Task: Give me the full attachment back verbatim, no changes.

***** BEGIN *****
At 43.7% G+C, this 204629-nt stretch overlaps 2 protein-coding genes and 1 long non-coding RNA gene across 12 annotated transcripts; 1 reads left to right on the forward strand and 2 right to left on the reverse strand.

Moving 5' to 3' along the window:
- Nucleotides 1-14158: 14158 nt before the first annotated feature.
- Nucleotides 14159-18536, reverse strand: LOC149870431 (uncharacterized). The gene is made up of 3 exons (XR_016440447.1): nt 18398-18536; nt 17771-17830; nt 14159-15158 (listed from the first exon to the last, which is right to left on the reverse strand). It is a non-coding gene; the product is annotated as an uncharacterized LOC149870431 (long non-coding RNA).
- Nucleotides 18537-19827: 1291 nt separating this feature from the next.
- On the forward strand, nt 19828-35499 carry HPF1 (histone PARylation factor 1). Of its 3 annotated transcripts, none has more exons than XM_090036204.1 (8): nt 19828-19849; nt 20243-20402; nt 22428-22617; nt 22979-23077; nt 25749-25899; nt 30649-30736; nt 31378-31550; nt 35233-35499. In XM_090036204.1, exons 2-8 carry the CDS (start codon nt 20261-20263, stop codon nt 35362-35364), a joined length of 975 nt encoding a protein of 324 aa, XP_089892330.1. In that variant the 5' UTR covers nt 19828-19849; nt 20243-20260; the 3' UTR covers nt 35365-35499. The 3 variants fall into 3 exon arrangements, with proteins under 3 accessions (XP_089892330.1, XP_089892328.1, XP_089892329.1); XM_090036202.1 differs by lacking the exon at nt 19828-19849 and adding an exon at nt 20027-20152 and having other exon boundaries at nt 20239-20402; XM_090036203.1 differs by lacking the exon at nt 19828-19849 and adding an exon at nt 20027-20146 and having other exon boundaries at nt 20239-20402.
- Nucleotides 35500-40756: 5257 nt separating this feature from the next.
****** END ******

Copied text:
At 43.7% G+C, this 204629-nt stretch overlaps 2 protein-coding genes and 1 long non-coding RNA gene across 12 annotated transcripts; 1 reads left to right on the forward strand and 2 right to left on the reverse strand.

Moving 5' to 3' along the window:
- Nucleotides 1-14158: 14158 nt before the first annotated feature.
- Nucleotides 14159-18536, reverse strand: LOC149870431 (uncharacterized). The gene is made up of 3 exons (XR_016440447.1): nt 18398-18536; nt 17771-17830; nt 14159-15158 (listed from the first exon to the last, which is right to left on the reverse strand). It is a non-coding gene; the product is annotated as an uncharacterized LOC149870431 (long non-coding RNA).
- Nucleotides 18537-19827: 1291 nt separating this feature from the next.
- On the forward strand, nt 19828-35499 carry HPF1 (histone PARylation factor 1). Of its 3 annotated transcripts, none has more exons than XM_090036204.1 (8): nt 19828-19849; nt 20243-20402; nt 22428-22617; nt 22979-23077; nt 25749-25899; nt 30649-30736; nt 31378-31550; nt 35233-35499. In XM_090036204.1, exons 2-8 carry the CDS (start codon nt 20261-20263, stop codon nt 35362-35364), a joined length of 975 nt encoding a protein of 324 aa, XP_089892330.1. In that variant the 5' UTR covers nt 19828-19849; nt 20243-20260; the 3' UTR covers nt 35365-35499. The 3 variants fall into 3 exon arrangements, with proteins under 3 accessions (XP_089892330.1, XP_089892328.1, XP_089892329.1); XM_090036202.1 differs by lacking the exon at nt 19828-19849 and adding an exon at nt 20027-20152 and having other exon boundaries at nt 20239-20402; XM_090036203.1 differs by lacking the exon at nt 19828-19849 and adding an exon at nt 20027-20146 and having other exon boundaries at nt 20239-20402.
- Nucleotides 35500-40756: 5257 nt separating this feature from the next.